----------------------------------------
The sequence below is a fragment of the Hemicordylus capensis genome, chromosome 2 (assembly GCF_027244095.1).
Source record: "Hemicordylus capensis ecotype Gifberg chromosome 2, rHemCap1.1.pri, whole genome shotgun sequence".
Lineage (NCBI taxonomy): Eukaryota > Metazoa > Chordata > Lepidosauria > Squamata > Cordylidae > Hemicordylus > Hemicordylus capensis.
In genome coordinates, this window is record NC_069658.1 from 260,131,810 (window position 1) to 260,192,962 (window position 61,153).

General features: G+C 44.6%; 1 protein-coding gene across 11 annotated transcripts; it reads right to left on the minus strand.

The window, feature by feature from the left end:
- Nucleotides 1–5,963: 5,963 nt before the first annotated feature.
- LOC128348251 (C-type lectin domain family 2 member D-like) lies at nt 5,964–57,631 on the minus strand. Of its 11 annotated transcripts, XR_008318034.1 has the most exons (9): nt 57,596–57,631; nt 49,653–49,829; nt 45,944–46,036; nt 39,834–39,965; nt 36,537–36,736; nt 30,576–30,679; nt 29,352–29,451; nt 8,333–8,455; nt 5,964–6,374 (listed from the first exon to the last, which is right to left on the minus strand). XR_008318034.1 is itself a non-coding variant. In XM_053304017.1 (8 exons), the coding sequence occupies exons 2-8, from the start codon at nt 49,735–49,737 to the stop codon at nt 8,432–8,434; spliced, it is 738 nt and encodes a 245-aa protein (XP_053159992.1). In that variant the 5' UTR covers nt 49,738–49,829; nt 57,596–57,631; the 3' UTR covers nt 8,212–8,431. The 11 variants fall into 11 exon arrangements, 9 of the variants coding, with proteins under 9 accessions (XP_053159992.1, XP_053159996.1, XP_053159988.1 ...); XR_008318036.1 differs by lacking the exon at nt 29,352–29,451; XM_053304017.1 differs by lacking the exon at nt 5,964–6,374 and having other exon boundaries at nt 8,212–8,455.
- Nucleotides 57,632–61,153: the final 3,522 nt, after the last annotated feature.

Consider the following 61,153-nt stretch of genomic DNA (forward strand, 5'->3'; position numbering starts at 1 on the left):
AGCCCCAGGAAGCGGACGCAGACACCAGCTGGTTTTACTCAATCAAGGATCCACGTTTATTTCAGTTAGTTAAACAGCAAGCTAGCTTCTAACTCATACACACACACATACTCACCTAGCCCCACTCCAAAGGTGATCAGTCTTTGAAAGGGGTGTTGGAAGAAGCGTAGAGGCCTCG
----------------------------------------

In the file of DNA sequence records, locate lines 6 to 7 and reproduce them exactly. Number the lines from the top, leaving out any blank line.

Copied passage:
The window, feature by feature from the left end:
- Nucleotides 1–5,963: 5,963 nt before the first annotated feature.